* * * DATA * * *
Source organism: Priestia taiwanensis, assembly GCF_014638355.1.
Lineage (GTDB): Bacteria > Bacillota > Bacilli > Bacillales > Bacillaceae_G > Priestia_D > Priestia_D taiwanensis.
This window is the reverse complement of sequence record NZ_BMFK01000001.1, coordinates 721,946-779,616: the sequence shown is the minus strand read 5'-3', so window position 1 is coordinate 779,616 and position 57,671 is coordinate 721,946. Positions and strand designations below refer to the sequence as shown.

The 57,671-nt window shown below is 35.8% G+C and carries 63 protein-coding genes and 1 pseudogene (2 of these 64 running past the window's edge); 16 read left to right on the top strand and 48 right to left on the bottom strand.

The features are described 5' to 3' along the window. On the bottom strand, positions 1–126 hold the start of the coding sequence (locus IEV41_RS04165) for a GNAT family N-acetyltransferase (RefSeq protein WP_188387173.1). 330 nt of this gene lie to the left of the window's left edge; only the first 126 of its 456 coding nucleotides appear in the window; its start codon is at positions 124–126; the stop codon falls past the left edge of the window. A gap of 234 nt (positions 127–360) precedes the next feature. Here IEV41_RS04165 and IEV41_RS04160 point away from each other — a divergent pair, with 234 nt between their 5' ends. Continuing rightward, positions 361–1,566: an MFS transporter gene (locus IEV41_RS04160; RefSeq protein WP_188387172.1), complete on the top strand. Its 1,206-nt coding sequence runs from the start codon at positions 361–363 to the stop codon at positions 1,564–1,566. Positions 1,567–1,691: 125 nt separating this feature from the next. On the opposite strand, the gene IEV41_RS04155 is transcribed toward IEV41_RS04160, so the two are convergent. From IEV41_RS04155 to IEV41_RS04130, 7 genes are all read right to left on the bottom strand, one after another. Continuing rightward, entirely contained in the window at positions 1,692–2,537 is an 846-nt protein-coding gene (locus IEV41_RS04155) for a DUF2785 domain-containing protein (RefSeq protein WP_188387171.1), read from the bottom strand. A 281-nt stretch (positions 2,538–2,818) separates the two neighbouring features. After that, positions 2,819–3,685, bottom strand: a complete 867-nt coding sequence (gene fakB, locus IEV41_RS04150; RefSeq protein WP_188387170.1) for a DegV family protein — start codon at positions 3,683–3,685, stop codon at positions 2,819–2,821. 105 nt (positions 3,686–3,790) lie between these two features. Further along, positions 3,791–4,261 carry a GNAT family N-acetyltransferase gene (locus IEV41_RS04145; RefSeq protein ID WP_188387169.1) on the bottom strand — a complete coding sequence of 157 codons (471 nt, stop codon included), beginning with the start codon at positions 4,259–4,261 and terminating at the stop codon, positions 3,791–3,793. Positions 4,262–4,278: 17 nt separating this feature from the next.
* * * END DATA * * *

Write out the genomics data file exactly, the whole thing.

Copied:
Source organism: Priestia taiwanensis, assembly GCF_014638355.1.
Lineage (GTDB): Bacteria > Bacillota > Bacilli > Bacillales > Bacillaceae_G > Priestia_D > Priestia_D taiwanensis.
This window is the reverse complement of sequence record NZ_BMFK01000001.1, coordinates 721,946-779,616: the sequence shown is the minus strand read 5'-3', so window position 1 is coordinate 779,616 and position 57,671 is coordinate 721,946. Positions and strand designations below refer to the sequence as shown.

The 57,671-nt window shown below is 35.8% G+C and carries 63 protein-coding genes and 1 pseudogene (2 of these 64 running past the window's edge); 16 read left to right on the top strand and 48 right to left on the bottom strand.

The features are described 5' to 3' along the window. On the bottom strand, positions 1–126 hold the start of the coding sequence (locus IEV41_RS04165) for a GNAT family N-acetyltransferase (RefSeq protein WP_188387173.1). 330 nt of this gene lie to the left of the window's left edge; only the first 126 of its 456 coding nucleotides appear in the window; its start codon is at positions 124–126; the stop codon falls past the left edge of the window. A gap of 234 nt (positions 127–360) precedes the next feature. Here IEV41_RS04165 and IEV41_RS04160 point away from each other — a divergent pair, with 234 nt between their 5' ends. Continuing rightward, positions 361–1,566: an MFS transporter gene (locus IEV41_RS04160; RefSeq protein WP_188387172.1), complete on the top strand. Its 1,206-nt coding sequence runs from the start codon at positions 361–363 to the stop codon at positions 1,564–1,566. Positions 1,567–1,691: 125 nt separating this feature from the next. On the opposite strand, the gene IEV41_RS04155 is transcribed toward IEV41_RS04160, so the two are convergent. From IEV41_RS04155 to IEV41_RS04130, 7 genes are all read right to left on the bottom strand, one after another. Continuing rightward, entirely contained in the window at positions 1,692–2,537 is an 846-nt protein-coding gene (locus IEV41_RS04155) for a DUF2785 domain-containing protein (RefSeq protein WP_188387171.1), read from the bottom strand. A 281-nt stretch (positions 2,538–2,818) separates the two neighbouring features. After that, positions 2,819–3,685, bottom strand: a complete 867-nt coding sequence (gene fakB, locus IEV41_RS04150; RefSeq protein WP_188387170.1) for a DegV family protein — start codon at positions 3,683–3,685, stop codon at positions 2,819–2,821. 105 nt (positions 3,686–3,790) lie between these two features. Further along, positions 3,791–4,261 carry a GNAT family N-acetyltransferase gene (locus IEV41_RS04145; RefSeq protein ID WP_188387169.1) on the bottom strand — a complete coding sequence of 157 codons (471 nt, stop codon included), beginning with the start codon at positions 4,259–4,261 and terminating at the stop codon, positions 3,791–3,793. Positions 4,262–4,278: 17 nt separating this feature from the next.